How the Rent Control Act protects tenant rights
If a property owner defaults on repayment of a loan, the lending bank cannot have the tenant living there evicted if the rental lease has not expired
Alease enables the owner of a property (lessor/ landlord) to grant the right of possession of property to his tenant (lessee). The tenant gets the right to enjoy the property for a specified period of time on payment of rent to the landlord. Rent Control Acts have been enacted by dif f erent state l e gislatures t o secure t he rights of the specific class of tenants ( protected tenants). The Rent Control Act governs the relationship between a tenant and the landlord and specifies the rights and liabilities of each as well as the rules of ejectment with respect to such tenants.
The provisions of the Act restrict the right of a landlord to recover possession of his leased premises from a tenant. The latter are also protected against arbitrary and unreasonable eviction from the property.
However, there have been instances of lessees being issued notices by banks to vacate the leased premises even before the expiry of the term of the lease. This has happened because the leased premises were mortgaged to banks as collateral security for money borrowed by the landlord. The bank notices were issued after landlords defaulted on payments. The banks had asked for handover of property under the relevant provisions of The Securitisation and Reconstruction of Financial Assets and Enforcement of Security Interest Act, 2002 (SARFAESI Act). In such cases, it is the unsuspecting tenant who suffers because of the landlord’s fault by being evicted from the property because of possession by the bank even though his lease for his property has not expired.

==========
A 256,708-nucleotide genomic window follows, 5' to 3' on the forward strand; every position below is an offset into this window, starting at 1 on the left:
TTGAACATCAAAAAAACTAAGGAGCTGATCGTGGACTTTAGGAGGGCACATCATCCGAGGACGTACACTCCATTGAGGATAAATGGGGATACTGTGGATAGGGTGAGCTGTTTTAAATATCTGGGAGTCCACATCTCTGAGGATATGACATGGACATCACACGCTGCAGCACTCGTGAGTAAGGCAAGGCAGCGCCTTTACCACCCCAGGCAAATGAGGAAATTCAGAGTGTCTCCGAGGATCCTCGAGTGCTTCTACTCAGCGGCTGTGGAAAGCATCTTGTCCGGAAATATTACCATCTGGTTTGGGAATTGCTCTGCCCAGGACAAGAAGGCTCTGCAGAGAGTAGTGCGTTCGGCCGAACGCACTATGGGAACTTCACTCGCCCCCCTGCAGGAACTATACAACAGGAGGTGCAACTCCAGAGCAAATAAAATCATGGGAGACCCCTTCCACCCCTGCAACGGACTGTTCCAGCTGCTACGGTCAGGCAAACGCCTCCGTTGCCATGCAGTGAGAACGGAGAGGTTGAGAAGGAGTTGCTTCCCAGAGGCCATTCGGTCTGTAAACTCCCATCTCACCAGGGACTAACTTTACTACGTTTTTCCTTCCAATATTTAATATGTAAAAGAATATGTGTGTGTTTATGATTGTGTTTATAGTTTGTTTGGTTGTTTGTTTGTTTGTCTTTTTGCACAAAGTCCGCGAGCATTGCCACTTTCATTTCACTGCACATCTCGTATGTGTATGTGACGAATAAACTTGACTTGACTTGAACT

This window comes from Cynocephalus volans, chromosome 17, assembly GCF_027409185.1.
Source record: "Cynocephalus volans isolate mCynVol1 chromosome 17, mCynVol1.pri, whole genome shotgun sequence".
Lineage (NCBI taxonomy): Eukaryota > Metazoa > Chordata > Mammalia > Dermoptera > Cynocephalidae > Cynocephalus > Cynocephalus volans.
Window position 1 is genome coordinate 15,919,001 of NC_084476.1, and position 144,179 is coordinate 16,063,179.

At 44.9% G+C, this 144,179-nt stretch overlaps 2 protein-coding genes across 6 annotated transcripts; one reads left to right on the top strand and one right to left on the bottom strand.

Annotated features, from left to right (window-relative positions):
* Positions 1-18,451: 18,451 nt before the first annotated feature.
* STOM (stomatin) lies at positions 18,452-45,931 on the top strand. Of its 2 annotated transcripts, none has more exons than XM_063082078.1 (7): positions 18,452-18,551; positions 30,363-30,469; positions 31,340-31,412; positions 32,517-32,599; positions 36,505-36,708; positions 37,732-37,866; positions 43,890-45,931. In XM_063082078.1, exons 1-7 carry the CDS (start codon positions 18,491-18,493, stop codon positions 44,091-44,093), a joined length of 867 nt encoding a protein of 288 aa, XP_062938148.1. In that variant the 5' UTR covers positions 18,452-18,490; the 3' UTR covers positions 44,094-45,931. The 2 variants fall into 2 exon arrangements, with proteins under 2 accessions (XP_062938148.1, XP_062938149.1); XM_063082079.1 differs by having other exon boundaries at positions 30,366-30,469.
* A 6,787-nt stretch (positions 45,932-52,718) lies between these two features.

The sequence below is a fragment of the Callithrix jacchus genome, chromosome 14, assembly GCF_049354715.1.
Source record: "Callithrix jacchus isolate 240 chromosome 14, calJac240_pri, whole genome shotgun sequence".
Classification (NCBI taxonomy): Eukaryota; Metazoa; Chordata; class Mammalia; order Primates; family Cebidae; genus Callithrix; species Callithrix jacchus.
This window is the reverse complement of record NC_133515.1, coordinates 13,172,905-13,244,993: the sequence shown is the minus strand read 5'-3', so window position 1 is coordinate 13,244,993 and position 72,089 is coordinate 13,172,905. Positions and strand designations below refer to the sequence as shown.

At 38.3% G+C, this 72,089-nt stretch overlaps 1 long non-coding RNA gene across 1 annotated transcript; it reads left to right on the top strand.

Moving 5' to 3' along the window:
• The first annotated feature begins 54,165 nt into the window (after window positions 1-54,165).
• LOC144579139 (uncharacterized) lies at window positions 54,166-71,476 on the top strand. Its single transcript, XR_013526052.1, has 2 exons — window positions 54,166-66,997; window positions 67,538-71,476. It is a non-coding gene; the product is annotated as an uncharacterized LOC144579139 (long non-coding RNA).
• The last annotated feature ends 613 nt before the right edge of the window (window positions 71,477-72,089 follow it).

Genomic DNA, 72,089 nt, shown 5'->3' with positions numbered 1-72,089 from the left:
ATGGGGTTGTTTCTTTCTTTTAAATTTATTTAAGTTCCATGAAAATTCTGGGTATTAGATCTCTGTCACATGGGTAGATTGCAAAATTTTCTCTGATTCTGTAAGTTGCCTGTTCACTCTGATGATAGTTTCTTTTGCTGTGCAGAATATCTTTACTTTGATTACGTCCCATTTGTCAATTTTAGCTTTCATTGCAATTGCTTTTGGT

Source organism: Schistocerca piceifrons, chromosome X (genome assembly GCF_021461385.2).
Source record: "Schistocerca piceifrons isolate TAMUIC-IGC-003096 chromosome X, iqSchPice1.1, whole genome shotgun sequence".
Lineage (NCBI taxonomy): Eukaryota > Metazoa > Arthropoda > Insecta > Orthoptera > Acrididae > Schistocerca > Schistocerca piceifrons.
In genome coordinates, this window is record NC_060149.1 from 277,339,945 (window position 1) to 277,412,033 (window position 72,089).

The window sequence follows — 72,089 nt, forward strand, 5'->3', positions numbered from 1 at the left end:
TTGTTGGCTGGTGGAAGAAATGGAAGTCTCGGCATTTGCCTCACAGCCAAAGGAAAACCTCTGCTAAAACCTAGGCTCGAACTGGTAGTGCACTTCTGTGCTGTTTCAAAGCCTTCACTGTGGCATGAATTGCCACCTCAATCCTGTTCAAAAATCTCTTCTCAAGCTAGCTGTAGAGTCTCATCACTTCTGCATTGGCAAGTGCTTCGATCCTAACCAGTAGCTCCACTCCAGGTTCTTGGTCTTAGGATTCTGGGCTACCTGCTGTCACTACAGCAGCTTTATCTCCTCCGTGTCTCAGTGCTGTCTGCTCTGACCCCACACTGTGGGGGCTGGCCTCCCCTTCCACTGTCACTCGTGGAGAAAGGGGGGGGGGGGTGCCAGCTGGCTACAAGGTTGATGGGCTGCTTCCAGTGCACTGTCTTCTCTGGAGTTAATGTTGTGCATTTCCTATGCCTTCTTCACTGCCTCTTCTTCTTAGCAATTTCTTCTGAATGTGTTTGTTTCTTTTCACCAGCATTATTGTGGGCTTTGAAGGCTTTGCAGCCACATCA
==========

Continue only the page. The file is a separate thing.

In a recent case with the Supreme Court of India (SC) an important question was whether the provisions of the SARFAESI Act could override the provisions of the Rent Control Act and how the right of the ‘protected tenant’ could be protected if the landlord takes a loan by offering the very same property as security to the bank/ financial institution.
In this case, a loan was taken by some property owners from a particular bank. A property which was leased to a tenant was also a part of the properties which were mortgaged to the bank as security against the loan. The landlords failed to pay the dues within the stipulated time and thus the bank initiated proceedings under the SARFAESI Act and got an order to take possession of the secured asset. The tenant was issued a notice to evict the premises within 12 days of the receipt of notice. The tenant fearing eviction filed a rent suit in the court of small causes. An interim order was passed in favour of the tenant and the landlord was restrained from obstructing the possession of the tenant over the premises during the pendency of suit. The tenant then filed an application to stay the execution of the order passed in favour of bank to take possession of the leased premises. This plea was, however, dismissed by the court which held that the order passed by court of small causes in favour of the tenant was not binding on the bank. An appeal against this order was then filed by the tenant in the SC to preserve his possession of the leased property. The SC decided that once tenancy is created, a tenant can be evicted only after following the due process of law, as prescribed under the provisions of the Rent Control Act. A tenant cannot be arbitrarily evicted by using the provisions of the SARFAESI Act as that would amount to the diminishing the statutory rights of protection given to the tenant. In spite of the clause the SARFAESI Act cannot be used to bulldoze the statutory rights vested on the tenants under the Rent Control Act.
The SC also refused to accept the contention that the provisions of SARFAESI Act override the provisions of the various Rent Control Acts to allow a bank to evict a tenant from the tenanted premise, which has become a secured asset of the bank after the default on loan by the landlord. It said if the contention to dispense with the procedure laid down under the provisions of the various Rent Control Acts is accepted, then the legislative powers of the state legislatures are diluted which would amount to undermining the law enacted by the state legislature. Therefore, the SC set aside the judgments passed against the tenant and allowed the appeal made by the tenant.